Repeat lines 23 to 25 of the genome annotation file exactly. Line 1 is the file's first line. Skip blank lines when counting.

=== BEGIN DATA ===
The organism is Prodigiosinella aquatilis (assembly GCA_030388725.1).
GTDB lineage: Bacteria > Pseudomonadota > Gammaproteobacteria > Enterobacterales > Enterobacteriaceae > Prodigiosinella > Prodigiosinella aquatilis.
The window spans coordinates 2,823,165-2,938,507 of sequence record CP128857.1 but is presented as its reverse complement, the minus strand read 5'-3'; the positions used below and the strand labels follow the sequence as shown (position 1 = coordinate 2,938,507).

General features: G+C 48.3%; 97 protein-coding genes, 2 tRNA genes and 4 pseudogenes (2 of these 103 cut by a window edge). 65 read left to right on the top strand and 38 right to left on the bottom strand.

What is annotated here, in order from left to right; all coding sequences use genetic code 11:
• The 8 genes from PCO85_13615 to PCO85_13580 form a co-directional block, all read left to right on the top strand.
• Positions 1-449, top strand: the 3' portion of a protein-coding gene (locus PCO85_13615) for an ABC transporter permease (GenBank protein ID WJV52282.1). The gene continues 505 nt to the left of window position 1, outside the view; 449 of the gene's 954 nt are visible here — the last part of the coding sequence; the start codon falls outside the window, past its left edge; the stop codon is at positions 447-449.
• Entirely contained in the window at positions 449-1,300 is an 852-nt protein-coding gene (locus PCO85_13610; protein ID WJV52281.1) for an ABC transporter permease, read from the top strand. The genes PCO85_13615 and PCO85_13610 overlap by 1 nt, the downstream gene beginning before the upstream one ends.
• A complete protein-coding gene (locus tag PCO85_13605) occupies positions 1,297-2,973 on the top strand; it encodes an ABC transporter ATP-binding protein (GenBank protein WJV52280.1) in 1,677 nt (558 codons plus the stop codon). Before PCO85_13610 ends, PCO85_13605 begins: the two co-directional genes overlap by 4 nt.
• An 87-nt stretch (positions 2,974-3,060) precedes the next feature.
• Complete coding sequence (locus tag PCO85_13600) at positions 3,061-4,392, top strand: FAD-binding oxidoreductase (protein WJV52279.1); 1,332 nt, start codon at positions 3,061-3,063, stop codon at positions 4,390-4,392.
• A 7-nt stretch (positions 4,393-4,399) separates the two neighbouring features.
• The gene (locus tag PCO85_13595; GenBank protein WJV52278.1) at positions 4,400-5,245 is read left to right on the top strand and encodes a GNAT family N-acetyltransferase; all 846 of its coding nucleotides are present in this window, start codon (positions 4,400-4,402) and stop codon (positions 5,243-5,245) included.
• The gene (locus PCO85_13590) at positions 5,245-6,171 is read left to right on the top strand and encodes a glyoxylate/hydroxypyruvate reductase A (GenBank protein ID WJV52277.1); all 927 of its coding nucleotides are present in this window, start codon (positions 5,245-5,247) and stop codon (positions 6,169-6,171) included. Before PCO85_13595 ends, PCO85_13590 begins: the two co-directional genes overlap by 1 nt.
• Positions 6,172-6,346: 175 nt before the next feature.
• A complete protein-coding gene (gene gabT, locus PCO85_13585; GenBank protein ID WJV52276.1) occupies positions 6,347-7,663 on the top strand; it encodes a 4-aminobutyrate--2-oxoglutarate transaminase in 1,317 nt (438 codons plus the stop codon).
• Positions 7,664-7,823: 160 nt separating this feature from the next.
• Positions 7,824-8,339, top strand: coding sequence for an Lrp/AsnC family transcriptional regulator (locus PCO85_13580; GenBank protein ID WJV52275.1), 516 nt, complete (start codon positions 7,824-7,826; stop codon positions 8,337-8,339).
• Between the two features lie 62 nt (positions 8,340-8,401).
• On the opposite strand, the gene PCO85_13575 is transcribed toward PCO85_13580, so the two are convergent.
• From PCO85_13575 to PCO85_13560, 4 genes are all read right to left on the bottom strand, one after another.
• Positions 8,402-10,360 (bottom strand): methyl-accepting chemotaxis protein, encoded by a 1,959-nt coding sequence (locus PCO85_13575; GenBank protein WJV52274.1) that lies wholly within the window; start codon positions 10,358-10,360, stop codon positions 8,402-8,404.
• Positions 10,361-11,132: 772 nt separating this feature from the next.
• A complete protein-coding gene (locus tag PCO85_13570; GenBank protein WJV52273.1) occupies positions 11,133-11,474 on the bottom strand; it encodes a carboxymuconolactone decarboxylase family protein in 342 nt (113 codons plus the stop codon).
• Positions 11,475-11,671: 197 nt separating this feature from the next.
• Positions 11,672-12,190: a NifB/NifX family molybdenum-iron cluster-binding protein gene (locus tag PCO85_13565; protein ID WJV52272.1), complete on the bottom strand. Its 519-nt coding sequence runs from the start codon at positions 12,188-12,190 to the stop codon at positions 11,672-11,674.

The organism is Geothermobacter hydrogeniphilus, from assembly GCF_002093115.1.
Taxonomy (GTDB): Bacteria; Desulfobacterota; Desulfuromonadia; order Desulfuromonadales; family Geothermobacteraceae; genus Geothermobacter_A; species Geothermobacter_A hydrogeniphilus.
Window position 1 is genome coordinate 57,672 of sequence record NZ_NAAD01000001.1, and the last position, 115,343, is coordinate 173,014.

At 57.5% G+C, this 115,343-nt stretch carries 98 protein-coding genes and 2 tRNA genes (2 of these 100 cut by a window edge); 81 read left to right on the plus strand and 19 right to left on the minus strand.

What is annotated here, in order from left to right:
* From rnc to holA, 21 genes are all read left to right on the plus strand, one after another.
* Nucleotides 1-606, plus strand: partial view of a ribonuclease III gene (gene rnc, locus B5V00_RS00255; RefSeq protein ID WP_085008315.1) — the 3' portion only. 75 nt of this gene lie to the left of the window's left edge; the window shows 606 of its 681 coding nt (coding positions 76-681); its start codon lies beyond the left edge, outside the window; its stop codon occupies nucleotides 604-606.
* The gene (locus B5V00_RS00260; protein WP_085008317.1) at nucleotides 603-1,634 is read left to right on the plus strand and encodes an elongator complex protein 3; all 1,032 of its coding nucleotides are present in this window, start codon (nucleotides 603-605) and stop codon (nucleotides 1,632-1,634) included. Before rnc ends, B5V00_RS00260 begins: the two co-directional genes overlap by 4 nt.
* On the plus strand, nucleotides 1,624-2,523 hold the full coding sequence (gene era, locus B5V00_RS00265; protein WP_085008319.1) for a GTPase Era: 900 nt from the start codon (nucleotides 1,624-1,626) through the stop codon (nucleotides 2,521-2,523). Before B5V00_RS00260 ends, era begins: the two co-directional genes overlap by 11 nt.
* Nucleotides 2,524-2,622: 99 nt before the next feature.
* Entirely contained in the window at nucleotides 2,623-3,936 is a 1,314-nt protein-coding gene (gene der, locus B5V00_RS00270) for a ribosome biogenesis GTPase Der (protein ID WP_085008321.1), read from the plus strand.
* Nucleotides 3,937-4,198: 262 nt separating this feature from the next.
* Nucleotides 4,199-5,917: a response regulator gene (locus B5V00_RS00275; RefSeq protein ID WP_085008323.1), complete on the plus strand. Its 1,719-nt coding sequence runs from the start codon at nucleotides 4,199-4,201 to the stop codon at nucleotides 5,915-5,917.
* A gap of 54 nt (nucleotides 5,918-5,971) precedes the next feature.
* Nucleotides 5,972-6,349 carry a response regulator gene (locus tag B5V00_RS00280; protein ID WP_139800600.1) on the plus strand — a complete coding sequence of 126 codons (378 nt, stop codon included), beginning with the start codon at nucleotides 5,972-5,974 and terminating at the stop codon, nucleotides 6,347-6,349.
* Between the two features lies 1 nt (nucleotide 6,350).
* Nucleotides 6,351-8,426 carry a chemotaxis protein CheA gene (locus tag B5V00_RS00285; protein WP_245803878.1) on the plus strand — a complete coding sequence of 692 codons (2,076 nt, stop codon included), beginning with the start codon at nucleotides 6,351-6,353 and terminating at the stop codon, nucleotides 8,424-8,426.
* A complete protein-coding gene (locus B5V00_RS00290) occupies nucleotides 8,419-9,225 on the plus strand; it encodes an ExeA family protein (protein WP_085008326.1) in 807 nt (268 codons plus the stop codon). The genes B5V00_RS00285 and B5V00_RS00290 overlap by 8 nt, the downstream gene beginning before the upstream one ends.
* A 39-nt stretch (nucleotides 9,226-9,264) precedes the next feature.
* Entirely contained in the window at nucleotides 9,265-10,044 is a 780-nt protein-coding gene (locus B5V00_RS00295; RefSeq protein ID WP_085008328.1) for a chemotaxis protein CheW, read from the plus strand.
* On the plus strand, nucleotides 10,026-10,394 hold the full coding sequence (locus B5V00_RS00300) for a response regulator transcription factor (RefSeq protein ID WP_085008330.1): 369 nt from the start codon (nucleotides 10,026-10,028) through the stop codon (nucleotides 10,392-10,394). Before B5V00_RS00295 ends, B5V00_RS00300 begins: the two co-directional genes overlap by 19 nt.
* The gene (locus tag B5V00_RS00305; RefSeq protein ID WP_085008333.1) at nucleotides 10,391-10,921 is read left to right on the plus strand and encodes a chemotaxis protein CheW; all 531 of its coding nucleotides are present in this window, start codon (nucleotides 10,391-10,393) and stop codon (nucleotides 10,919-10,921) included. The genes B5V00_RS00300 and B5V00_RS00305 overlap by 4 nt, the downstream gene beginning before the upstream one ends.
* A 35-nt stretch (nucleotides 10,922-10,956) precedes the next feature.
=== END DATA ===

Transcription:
• Positions 10,361-11,132: 772 nt separating this feature from the next.
• A complete protein-coding gene (locus tag PCO85_13570; GenBank protein WJV52273.1) occupies positions 11,133-11,474 on the bottom strand; it encodes a carboxymuconolactone decarboxylase family protein in 342 nt (113 codons plus the stop codon).
• Positions 11,475-11,671: 197 nt separating this feature from the next.